Appellant asserts that the information which the sheriff and sergeant acted upon in arresting him was insufficient for there to be probable cause because the statement placing appellant with Tanya Busby at the school was unreliable or was of unknown reliability; that the information that appellant was coming to pick her up at a drugstore was "incorrect and inherently unreliable" with respect to him and he was not her "uncle", but her great-uncle; that the information regarding oil leaks was "unfounded"; and that "it was both inaccurate and complete with respect to defendant's allegedly having denied seeing the victim on April 1, 1981." We have difficulty in understanding the latter two contentions.

"Probable cause to make a warrantless arrest exists when the facts and circumstances within the arresting officers' knowledge and of which they had reasonably trustworthy information are sufficient in themselves to warrant a person of reasonable caution in the belief that an offense has been or is being committed by the person to be arrested." State v. Purnell, 621 S.W.2d 277, 285 (Mo. 1981). The existence of probable cause depends upon the facts of each case and is determined by factual and practical considerations on which reasonable and prudent men would act. State v. Chapman, 627 S.W.2d 597, 598 (Mo. 1982).

Appellant contends that the sheriff and sergeant did not know that the information that he was with Tanya Busby at the schoolyard was from reliable sources. It was not necessary for them to know that. It is not required for probable cause that an informant be one whose reliability has previously been established; the true inquiry is whether the information is reliable and if it can be corroborated through other sources such that it reduces the chance of a "reckless or prevaricating tale," the information may form the basis of probable cause for an arrest. State v. Chapman, supra, 627 S.W.2d at 598. See also, Illinois v. Gates, U.S.S.C. No. 81-430, 51 LW 4709, 33 CrL 3109 (June 8, 1983). Here the officers had other information that appellant had been or would be with Tanya Busby that day, which corroborated the information they had received that she and appellant were at the school.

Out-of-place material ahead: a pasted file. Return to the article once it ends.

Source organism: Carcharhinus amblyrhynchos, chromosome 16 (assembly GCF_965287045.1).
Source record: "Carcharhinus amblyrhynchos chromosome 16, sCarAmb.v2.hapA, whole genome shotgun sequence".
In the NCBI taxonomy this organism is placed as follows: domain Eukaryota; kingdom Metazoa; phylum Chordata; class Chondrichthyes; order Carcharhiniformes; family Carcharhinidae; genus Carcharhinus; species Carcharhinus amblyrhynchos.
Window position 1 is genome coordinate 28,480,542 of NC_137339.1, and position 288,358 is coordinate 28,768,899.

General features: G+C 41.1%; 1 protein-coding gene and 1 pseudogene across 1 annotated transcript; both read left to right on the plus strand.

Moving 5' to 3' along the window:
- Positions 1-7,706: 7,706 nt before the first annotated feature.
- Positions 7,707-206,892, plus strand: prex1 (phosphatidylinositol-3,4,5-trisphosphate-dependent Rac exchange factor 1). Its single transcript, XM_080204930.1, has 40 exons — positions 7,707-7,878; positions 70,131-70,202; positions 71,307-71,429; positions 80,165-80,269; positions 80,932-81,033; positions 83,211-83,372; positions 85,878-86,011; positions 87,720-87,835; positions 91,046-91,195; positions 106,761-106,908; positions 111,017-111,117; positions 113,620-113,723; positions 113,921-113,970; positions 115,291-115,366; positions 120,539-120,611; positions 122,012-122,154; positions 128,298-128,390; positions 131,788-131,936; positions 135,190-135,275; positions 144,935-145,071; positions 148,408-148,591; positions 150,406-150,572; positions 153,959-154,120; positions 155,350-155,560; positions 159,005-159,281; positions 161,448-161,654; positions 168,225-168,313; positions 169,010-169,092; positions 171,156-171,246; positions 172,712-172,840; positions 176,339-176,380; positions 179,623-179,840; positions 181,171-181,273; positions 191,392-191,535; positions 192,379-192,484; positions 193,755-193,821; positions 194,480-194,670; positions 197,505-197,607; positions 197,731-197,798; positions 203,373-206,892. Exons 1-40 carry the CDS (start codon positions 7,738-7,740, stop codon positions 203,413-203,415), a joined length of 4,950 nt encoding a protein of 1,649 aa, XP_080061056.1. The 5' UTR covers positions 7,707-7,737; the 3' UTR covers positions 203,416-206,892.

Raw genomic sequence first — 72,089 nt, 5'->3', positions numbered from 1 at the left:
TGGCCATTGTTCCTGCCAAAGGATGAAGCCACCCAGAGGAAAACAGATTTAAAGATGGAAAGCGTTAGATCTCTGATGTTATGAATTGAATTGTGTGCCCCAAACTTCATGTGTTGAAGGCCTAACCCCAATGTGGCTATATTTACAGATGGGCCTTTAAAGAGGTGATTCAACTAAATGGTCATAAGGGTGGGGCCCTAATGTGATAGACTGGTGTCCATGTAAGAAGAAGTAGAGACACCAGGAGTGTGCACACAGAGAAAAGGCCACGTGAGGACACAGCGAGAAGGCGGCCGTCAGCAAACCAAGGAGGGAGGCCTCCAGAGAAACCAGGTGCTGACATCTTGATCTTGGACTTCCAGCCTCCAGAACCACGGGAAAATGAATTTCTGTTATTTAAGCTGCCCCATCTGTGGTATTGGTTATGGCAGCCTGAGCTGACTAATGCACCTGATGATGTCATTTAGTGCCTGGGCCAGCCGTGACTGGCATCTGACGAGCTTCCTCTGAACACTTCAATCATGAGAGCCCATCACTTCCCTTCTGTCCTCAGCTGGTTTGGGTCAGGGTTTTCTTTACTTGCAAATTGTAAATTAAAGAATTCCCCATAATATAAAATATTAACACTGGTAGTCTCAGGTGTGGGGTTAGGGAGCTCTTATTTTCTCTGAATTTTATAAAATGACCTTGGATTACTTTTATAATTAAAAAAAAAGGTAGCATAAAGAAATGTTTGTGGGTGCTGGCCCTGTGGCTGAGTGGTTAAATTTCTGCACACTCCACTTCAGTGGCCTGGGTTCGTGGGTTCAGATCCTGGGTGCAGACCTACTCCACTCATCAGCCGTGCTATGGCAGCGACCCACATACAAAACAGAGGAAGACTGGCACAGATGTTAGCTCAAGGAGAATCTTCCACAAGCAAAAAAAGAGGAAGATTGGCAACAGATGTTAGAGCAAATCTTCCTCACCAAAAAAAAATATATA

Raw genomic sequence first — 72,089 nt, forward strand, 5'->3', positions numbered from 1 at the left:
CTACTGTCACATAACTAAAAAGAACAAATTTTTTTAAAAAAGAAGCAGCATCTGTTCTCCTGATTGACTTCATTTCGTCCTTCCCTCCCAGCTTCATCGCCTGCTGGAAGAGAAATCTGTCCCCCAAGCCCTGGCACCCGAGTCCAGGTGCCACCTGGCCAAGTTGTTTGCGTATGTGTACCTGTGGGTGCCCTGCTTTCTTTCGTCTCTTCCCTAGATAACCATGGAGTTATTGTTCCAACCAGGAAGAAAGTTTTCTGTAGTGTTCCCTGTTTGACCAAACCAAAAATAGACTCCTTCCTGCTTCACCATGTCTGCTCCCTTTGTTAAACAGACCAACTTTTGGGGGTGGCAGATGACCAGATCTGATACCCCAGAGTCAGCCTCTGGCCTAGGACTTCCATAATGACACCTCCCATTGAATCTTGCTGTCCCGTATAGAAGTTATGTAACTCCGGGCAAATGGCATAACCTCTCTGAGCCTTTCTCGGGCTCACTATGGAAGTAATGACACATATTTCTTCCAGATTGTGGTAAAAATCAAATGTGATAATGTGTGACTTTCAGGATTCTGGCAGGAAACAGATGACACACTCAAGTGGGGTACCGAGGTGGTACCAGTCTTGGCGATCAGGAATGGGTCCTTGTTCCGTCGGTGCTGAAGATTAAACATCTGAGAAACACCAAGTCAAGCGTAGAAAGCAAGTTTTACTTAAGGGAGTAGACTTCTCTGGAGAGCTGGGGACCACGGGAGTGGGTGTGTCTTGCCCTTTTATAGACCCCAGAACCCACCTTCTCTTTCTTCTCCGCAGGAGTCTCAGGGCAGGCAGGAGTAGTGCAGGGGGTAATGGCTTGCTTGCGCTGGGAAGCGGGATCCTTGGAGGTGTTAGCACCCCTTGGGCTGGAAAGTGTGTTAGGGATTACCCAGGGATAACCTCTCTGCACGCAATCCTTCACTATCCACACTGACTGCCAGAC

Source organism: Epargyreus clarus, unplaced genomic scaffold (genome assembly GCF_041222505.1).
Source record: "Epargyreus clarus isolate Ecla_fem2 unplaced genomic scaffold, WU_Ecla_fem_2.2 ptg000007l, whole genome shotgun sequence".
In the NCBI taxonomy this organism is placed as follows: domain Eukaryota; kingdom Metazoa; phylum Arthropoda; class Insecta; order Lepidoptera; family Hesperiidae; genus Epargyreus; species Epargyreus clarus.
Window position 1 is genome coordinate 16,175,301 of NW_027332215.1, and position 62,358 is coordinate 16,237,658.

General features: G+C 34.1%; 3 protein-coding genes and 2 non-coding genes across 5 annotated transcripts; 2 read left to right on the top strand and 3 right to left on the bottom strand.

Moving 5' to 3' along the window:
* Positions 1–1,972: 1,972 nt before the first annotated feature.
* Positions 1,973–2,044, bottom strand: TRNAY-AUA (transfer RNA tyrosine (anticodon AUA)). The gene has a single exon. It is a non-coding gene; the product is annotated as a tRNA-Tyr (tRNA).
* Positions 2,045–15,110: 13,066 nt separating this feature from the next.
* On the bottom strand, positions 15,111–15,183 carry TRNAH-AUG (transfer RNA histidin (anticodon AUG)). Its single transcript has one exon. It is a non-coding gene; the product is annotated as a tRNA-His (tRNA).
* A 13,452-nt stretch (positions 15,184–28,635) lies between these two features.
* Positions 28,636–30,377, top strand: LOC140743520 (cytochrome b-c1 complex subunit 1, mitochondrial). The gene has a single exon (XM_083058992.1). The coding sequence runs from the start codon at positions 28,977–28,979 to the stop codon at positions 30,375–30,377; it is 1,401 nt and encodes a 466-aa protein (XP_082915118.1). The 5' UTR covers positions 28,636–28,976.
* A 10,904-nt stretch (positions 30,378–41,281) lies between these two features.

It would not be unusual for Tanya Busby to refer to appellant as her "uncle" even though he was her great-uncle. They were seen together thereafter and it is reasonable to assume that he was the person she had reference to. While the oil leaks from the car may add little because they are so common, combining it with the other information the officers had, it indicated that the car at the school could have been the one at the scene of the crime.

Appellant's denial of having seen Tanya Busby on April 1, an apparent falsehood, indicates that he was trying to cover up his guilt. Appellant contends that because there was evidence that he had been drinking on April 1 it would not be unusual for him to have forgotten that he saw Tanya Busby that day. Although that could occur, there was no indication that it did, and there was no reason that the sheriff and sergeant would have reason to believe that the denial was the result of a loss of memory.

Under the circumstances known to the sheriff and sergeant, we believe that a person of reasonable caution would have the belief that the offense was committed by appellant and we ...